Landa delighted with powerful time trial ride in Giro d'Italia

Sky rider movesup two spots on GC

Mikel Landa's bid for the 2016 Giro d'Italia took a very important step in the right direction on Sunday when the Basque climber turned in a far better than expected time trial performance on stage 9 in Chianti.

It is almost a year to the day that Landa lost four minutes to overall leader Alberto Contador in the 2015 Giro d'Italia's key time trial, and the Sky rider himself had told Cyclingnews before the Giro started that the 40.5 kilometre time trial would be one of the most difficult moments of the race for him. Astana management had estimated, prior to the stage, that Landa would lose around a minute to Vincenzo Nibali (Astana).

As it turned out, it is Landa's rivals who perhaps should be more worried after the Basque finished 20th on the stage, just 22 seconds slower than Tom Dumoulin (Giant-Alpecin) and only seven seconds slower than Nibali. He even gained three seconds on Steven Kruiswijk (LottoNL-Jumbo) and four on Alejandro Valverde (Movistar) as well as nearly two minutes on Rigoberto Uran (Cannondale) and 1:28 on Esteban Chaves (Orica-GreenEdge).

Rather than finding himself on the backfoot in the time trial, in fact, Landa was either in a similar position to his closest rivals, or gaining ground on them.

Landa, eighth overall at 1:18, was understandably very satisfied with his performance. That was particularly the case after an uneven first week for Landa where he had, as he told reporters, initially suffered in the early part of the race.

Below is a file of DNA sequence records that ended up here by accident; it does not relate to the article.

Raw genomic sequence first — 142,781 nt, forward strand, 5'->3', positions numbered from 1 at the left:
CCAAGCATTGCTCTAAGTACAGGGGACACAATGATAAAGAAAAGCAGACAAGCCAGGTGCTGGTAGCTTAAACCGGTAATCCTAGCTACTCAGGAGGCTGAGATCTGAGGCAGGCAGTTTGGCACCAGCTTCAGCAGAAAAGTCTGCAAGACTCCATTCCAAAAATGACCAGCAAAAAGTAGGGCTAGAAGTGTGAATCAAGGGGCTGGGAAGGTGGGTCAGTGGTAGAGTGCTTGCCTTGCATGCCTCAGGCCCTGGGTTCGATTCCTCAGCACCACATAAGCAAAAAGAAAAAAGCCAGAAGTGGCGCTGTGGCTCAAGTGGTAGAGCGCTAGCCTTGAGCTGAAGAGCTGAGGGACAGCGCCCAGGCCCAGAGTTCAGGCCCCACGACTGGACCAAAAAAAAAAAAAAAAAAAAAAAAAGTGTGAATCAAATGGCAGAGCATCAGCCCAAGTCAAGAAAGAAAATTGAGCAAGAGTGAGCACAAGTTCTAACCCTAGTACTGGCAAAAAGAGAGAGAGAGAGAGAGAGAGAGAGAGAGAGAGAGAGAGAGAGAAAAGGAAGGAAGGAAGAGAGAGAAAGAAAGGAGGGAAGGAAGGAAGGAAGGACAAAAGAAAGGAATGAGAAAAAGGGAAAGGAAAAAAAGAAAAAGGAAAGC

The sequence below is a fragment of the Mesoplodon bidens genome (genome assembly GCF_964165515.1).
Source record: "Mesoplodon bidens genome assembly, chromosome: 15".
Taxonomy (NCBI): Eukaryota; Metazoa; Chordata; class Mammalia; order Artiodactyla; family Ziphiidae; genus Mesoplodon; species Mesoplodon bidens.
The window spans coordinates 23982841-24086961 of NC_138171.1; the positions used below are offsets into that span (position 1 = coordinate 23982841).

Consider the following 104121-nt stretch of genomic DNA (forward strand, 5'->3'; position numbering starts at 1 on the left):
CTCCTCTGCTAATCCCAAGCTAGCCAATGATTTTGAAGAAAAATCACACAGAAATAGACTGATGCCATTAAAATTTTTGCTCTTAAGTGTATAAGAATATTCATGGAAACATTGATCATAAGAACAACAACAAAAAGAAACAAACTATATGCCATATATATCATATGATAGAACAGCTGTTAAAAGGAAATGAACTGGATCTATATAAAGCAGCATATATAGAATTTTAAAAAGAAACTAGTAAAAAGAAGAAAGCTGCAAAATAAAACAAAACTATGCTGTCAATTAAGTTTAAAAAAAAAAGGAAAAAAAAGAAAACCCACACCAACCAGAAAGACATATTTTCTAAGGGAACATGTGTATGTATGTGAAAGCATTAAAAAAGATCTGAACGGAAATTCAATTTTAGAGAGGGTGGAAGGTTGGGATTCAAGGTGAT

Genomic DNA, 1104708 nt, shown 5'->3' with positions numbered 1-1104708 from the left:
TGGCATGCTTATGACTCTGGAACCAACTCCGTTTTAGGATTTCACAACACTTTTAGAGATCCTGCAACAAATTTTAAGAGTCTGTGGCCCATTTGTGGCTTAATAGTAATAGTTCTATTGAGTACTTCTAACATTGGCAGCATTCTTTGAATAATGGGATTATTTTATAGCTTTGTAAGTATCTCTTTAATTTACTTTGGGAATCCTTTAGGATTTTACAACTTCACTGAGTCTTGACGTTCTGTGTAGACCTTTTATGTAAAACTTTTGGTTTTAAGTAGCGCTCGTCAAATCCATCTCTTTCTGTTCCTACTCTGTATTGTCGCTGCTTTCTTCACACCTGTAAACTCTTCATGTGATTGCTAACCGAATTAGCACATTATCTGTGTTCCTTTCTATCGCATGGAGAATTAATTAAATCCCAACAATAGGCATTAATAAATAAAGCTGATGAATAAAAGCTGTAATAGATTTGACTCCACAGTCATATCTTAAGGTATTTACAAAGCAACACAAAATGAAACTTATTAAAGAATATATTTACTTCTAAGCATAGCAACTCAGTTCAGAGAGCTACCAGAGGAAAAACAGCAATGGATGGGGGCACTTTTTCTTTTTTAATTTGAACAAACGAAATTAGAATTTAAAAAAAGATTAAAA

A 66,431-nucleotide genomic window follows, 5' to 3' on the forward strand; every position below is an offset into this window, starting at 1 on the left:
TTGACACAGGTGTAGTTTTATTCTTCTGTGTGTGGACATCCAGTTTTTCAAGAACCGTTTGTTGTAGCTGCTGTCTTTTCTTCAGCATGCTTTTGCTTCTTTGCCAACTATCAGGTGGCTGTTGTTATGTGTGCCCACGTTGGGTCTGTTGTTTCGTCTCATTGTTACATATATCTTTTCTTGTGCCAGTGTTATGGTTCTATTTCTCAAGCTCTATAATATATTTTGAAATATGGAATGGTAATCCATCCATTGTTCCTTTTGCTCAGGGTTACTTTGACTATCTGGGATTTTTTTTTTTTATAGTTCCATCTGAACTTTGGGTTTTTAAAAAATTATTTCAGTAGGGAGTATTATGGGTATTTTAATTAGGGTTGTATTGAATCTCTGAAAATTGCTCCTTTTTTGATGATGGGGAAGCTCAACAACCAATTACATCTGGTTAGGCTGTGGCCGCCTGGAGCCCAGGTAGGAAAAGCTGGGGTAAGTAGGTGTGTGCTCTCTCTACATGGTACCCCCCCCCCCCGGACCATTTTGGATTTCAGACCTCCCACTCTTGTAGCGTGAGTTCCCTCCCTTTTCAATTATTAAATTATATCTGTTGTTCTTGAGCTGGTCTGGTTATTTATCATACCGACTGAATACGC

"It went really well, losing so little time to a specialist like Dumoulin is really important, and I'm very optimistic for the days to come. I've come out of this time trial with my overall position a lot stronger."

"I haven't been feeling so great in the last few days with the heat, but yesterday [stage 8, where Landa was dropped early on the final climb but regained contact - Ed] I took a little step forwards and today things have gone even better."

He was surprised by having turned in such a strong performance against the clock, but recalled that he had worked hard on improving his time trialling over the winter. "I didn't want to be optimistic or pessimistic until this stage was over, but it's gone well and there's a lot of the Giro to come. There had been a lot of talk about how much time I would lose on this stage, and very little about how much I could take, but in fact it's been a very good stage."

Asked if he was more optimistic about a top three finish in Turin, Landa was cautious, saying "a little. But there's a long way to go and we should take things day by day."

Even so, Landa has clearly finished the Giro d'Italia's first section in a far stronger position than looked possible when he started it. And with the high mountains fast looming on the horizon, starting with Tuesday's summit finish, Landa's opportunities to gain important chunks of time could be just around the corner.

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